Photo via WNYC/Flickr
A new data analysis effort from the Washington Post titled “The top 10 places people are moving, and how their choices differ by race” offers some interesting insights into where people are ending up when they come from…elsewhere. Though it’s not the article’s intent, the first thing we notice is that New York City is number one in attracting sheer masses, huddled and otherwise. And the biggest comparable block of hopeful humanity is coming “from abroad.” The attraction factor gets more complex, though, when we adjust for size, looking at the percentage of the overall population the newcomers comprise. In that case, metro areas like Colorado Springs and San Jose move to the top. And what about race? Even more complicated.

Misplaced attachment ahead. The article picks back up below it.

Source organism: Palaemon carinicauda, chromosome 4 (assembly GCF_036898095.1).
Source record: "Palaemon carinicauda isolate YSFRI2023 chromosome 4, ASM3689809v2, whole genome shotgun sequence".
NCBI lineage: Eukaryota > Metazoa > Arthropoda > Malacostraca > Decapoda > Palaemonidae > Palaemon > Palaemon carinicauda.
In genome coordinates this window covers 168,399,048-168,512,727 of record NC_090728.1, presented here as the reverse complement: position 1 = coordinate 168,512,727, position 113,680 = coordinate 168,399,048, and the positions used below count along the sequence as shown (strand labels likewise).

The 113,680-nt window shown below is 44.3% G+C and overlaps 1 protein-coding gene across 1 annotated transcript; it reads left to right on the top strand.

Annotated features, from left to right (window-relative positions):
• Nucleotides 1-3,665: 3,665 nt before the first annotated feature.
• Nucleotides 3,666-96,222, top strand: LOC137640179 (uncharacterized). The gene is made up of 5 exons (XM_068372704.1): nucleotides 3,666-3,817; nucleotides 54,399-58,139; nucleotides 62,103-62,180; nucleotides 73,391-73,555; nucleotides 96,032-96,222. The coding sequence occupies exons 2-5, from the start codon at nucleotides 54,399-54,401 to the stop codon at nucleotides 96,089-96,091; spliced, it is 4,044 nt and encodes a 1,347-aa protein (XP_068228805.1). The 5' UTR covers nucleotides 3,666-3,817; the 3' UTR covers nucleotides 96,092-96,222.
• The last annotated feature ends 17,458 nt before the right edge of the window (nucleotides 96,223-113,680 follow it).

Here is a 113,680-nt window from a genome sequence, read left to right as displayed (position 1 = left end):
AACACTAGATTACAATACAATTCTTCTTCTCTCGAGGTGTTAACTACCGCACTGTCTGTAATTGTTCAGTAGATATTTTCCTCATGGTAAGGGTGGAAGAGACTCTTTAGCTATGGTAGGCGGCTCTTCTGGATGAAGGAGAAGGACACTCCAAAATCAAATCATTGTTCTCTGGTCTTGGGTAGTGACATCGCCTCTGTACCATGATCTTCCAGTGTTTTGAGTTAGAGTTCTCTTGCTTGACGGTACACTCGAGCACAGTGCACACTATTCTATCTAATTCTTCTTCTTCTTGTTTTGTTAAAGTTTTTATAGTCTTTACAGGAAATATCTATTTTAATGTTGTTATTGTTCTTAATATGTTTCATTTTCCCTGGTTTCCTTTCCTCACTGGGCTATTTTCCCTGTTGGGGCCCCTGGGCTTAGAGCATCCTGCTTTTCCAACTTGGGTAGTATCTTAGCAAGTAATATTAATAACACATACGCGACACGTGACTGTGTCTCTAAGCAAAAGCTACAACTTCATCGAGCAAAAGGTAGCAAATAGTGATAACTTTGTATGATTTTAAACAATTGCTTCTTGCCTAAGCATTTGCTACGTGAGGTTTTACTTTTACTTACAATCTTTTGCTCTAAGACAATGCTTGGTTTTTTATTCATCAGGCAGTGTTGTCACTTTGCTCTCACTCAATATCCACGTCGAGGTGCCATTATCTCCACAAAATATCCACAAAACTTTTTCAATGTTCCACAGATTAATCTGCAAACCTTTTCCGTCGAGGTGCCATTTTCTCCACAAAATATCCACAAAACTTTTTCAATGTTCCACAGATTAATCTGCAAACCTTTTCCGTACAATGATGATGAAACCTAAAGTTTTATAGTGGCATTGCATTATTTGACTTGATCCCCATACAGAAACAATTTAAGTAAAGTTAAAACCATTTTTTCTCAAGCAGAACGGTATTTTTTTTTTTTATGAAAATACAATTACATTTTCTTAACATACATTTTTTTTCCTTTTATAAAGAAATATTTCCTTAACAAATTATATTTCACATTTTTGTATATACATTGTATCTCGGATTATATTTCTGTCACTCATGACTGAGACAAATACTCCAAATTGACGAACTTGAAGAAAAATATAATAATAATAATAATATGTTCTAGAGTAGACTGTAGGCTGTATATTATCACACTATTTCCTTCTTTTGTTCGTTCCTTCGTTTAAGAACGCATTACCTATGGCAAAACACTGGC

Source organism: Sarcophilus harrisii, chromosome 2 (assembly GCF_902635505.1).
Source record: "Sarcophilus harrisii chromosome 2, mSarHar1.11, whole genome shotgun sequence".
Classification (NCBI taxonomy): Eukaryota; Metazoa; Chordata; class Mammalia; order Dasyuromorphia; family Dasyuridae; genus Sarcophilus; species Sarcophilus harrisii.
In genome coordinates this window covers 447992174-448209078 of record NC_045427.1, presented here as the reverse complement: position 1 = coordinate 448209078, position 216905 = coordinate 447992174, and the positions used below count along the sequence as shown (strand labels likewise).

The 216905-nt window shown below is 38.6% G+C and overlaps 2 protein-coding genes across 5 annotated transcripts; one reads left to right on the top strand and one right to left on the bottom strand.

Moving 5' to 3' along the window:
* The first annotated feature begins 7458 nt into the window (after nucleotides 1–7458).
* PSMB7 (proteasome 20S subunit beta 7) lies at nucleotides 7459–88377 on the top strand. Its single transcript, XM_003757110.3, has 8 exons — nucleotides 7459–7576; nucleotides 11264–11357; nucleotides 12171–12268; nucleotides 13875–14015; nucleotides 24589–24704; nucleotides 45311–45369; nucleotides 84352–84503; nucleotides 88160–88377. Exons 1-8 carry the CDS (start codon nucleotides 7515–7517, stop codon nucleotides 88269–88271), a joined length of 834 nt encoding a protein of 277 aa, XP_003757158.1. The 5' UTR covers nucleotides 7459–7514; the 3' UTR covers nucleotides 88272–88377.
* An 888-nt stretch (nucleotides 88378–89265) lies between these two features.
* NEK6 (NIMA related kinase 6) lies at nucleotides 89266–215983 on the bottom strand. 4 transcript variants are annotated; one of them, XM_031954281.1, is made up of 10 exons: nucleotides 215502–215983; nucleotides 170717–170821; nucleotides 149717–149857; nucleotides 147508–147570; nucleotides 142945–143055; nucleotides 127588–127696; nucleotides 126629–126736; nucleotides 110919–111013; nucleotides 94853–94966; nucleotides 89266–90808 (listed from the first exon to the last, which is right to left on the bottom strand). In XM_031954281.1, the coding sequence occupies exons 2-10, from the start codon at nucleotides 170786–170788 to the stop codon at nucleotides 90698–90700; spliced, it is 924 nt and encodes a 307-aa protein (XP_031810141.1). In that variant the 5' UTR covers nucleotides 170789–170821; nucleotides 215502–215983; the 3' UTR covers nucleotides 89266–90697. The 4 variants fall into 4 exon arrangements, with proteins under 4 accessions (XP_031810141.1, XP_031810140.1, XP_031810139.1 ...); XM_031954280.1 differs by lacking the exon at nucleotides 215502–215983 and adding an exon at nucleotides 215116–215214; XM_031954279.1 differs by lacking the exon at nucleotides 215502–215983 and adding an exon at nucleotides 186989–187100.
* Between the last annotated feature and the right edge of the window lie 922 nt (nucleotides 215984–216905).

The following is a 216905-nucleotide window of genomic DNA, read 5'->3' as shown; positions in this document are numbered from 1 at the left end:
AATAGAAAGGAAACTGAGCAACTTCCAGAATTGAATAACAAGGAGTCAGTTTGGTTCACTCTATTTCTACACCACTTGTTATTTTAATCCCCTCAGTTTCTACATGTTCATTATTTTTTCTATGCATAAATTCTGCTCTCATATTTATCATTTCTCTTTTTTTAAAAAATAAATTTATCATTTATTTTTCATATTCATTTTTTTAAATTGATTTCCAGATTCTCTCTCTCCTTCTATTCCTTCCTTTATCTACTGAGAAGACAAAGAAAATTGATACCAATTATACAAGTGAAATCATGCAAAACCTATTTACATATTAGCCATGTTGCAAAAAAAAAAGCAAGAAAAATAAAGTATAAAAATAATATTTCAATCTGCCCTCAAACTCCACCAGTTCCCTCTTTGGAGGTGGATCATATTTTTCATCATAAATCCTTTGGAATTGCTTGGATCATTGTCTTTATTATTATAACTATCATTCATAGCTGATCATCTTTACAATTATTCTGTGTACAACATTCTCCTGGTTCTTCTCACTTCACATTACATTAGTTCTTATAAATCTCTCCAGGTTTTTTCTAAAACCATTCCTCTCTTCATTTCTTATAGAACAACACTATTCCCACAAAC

Says the Post, “These overall numbers mask vast variations within racial and cultural groups. Among African Americans, notably, the most popular destination isn’t the New York area–it’s Atlanta.” and “White people love Colorado.” Which should surprise no one. We also find out that nearly 1 in every 10 Asians who moved during the studied time period ended up in NYC, and that 3.3 percent of U.S. residents who identify as Asian moved from other countries during that time (see “from abroad”).
But the point the discussion heads toward is that cities (mostly smaller ones) that have not been traditionally diverse are becoming substantially more so. Those areas are attracting new ethnic groups, which is uniquely impactful given their size: “Millions of moves to hundreds of places are literally changing the faces of midsize American metro areas.”
Though it’s interesting to see where people are moving to, it would be even more interesting to find out where those populations are moving from. Traditionally less diverse Boise, Idaho is becoming more diverse, but is Philadelphia–or New York City–becoming less so? We’re anxiously awaiting the follow-up.
[Via Washington Post]
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